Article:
Tuesday, August 9, 2022
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Brutal Zip Tie Killing of Bay Area Man Leads Back to Covelo Woman, According to Law Enforcement

Pauline Dungan [A Mugshot from the Mendocino County Sheriff’s Office in 2015]

El Sobrante is an unincorporated community shadowed by the East Bay cities of San Pablo and Richmond. Across the water from San Quentin State Prison, El Sobrante blends into the featureless, urban sprawl of the East Bay

Until recently, 69-year-old Richard Hendrix rented a plot of pavement protected by a chain-link fence in the back lot of an auto repair and sales business in the El Sobrante area. There he lived in a motorhome. For his day-to-day commuting needs, Hendrix had a gold Volvo. He would often be seen coming and going, living his life, subsisting in El Sobrante.

On April 13, 2022, Hendrix’s landlord realized he had not seen his tenant in a few days so he contacted the Contra Costa Sheriff’s Office to report his concerns. Deputies arrived and learned Hendrix had not been seen for seven days, which the landlord said was unusual. 

Deputies went out back to check out Hendrix’s trailer. They noticed a chair had been positioned in front of the mobile home’s outward swinging door to seemingly prevent anyone inside from getting out.

After knocking several times, the deputies found the door to be unlocked so they proceeded to enter and were immediately met with the smell of decomposition. 

On the mobile home floor, covered by clothing, tools, and garbage, was Hendrix’s dead body– almost like someone was trying to hide the deceased man. The deputies exited the mobile home and a death investigation was initiated.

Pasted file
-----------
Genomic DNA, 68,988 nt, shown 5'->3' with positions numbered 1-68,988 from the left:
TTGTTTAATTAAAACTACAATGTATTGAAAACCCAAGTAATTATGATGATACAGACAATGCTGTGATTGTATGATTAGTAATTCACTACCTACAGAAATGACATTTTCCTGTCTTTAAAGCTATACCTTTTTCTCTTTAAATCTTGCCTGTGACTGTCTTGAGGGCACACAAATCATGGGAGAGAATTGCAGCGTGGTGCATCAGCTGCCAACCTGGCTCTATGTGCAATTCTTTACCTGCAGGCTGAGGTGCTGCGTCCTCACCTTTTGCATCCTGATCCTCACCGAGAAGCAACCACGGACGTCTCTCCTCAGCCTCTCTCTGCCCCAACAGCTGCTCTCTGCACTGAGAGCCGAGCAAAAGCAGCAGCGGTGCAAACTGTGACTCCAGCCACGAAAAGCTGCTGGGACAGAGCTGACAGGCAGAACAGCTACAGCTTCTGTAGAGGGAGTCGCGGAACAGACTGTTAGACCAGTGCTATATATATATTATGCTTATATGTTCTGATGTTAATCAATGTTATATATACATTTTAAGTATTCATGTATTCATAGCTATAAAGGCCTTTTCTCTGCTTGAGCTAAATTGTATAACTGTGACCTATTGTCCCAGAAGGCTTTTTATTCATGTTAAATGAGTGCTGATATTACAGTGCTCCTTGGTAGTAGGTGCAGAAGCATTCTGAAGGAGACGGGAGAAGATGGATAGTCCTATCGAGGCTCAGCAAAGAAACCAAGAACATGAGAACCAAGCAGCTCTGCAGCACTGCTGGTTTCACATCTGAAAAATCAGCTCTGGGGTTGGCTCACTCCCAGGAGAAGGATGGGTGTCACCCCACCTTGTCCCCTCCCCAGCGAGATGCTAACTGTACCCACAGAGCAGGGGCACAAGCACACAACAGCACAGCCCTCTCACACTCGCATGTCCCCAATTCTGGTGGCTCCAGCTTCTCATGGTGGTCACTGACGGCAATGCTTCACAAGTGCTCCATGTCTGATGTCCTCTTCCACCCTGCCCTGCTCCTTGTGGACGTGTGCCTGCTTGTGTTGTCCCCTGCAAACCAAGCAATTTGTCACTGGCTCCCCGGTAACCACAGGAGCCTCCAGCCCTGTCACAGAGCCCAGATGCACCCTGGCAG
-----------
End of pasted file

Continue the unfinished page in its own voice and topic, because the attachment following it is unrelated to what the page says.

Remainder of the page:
Detectives arrived, began to canvas the area around the mobile home, and entered Hendrix’s former residence to examine the body. A closer inspection of Hendrix found two large zip ties, secured and tightened around the dead man’s neck.

Documents obtained by MendoFever and reporting by Nate Gartrell of the Bay Area News Group would tell the story of how 39-year-old Covelo woman Pauline Dungan would become the lead suspect in the brutal crime.

After Hendrix was found, his mobile home was towed to a secure location allowing investigators a controlled environment for them to canvas for clues.

Witnesses divulged that two days prior on April 11, 2022, Pauline Dungan was seen driving Hendrix’s gold Volvo. The witness told law enforcement that Dungan said she had purchased the Volvo from Hendrix in the days prior.  Investigators issued a be on the lookout notice for the vehicle.

On April 14, 2022, one day after Hendrix was found dead, buried in his possessions, with zip ties wrapped around his neck, a police officer from neighboring San Pablo would locate the gold Volvo and a woman that matched the description of Dungan.

Dungan attempted to flee the scene on foot but was apprehended and detained for outstanding warrants out of Mendocino County. 

Dungan was taken to the Contra Costa Sheriff’s Office Field Operations Bureau, the same location detectives had towed Hendrix’s motorhome for processing.

On that same exact day, a forensic autopsy of Hendrix was conducted. The man was thought to have died on April 6, one week before deputies found his body. The cause of death was ligature strangulation. In addition, the pathologist found two wounds on the front of Hendrix’s head and two wounds on the back- the result of blunt force trauma.

Detectives began to believe that Dungan had beat the 69-year-old Hendrix with some sort of blunt force object which rendered him unconscious. She then wrapped zip ties around the man’s throat tightening them until he fully asphyxiated. Before leaving, she piled items from around the motorhome on his body where it lay until deputies found him a week later.

Dungan was released from custody soon after.  At that point, all police had to go on was a theory and they needed time to shore up the evidence.